All plantings will need to be maintained to thrive, particularly during the establishment phase. The level of maintenance required should help dictate the size and type of plantings you consider. Garden-sized plantings can be maintained with normal hand-weeding and watering, but larger plantings require different strategies. If you seeded a large area of native plants, you can manage competition from weeds by mowing above the height of the native seedlings several times in the first growing season. Prairie-type plantings will require burning or mowing every two to three years after they’re established to reduce woody plant invasion.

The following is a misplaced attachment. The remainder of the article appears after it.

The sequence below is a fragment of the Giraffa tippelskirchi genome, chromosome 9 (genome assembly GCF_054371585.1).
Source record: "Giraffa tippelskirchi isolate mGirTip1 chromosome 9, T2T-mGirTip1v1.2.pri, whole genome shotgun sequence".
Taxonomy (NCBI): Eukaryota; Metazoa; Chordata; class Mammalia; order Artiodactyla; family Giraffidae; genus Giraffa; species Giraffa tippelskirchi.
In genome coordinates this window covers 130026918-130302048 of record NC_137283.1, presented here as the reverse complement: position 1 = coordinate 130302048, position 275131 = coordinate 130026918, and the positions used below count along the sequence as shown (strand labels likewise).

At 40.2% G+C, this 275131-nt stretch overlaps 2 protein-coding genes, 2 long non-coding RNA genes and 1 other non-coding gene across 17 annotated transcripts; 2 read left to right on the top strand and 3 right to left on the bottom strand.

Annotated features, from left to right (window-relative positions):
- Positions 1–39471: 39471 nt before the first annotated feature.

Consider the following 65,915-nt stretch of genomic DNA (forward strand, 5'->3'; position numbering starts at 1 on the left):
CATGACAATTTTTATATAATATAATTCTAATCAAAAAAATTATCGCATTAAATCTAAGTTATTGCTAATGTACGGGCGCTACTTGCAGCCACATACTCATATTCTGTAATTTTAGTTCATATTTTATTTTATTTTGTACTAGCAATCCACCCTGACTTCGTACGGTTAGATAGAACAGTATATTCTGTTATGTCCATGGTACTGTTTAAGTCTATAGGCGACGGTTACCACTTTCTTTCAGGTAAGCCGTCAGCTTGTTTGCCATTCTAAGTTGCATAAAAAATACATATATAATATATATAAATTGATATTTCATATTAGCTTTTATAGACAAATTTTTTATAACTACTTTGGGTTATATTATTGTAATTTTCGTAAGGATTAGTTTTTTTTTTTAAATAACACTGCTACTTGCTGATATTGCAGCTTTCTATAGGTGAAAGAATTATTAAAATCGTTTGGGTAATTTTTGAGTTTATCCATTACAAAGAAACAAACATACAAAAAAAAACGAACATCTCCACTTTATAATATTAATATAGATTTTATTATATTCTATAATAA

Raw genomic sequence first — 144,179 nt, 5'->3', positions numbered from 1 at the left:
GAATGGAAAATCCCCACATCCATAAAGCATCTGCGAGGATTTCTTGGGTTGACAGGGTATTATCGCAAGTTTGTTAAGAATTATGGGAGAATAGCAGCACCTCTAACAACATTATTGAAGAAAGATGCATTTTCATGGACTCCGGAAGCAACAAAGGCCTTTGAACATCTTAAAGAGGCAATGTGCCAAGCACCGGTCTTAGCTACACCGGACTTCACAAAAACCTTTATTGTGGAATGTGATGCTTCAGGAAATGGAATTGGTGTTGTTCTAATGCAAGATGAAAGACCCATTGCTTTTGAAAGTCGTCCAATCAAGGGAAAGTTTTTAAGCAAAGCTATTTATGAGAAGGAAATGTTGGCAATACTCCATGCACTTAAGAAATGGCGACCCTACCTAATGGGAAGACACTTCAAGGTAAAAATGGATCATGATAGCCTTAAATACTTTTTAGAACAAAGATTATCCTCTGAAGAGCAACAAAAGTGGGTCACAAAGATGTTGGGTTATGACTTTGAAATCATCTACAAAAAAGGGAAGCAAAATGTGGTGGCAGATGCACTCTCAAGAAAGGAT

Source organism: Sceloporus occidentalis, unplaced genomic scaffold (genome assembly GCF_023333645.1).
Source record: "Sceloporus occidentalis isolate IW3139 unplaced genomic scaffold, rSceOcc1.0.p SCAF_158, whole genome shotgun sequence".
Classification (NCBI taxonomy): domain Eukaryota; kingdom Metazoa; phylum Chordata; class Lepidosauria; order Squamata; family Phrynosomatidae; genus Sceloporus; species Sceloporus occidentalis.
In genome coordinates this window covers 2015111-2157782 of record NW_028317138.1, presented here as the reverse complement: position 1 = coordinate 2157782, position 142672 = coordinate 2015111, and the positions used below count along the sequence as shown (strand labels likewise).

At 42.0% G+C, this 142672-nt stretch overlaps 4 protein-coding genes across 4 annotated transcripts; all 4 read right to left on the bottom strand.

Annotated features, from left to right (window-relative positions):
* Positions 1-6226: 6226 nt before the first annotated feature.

While many native species are quite pest and disease resistant, nearly all species will sustain some level of pest attack and some are highly attractive to some pests. For example, common evening primrose, Oenothera biennis, seems to attract large numbers of Japanese beetles. Such highly attractive plants can divert damage to other species or be used as trap plants to draw pests to specific areas where they can be controlled. Remember that minor leaf feeding by insects is actually supporting biodiversity within the system. Some native plant species are readily fed on by mammals, including deer. A few, such as oaks, may need to be caged to protect them from deer browse until they are old and large enough to survive it. A number of natives are also less palatable than non-native species to mammal pests, increasing their chance of surviving this pressure. Your local native plant producer will also be a resource about whether certain species are likely to be severely affected by insect pests, diseases, or mammals.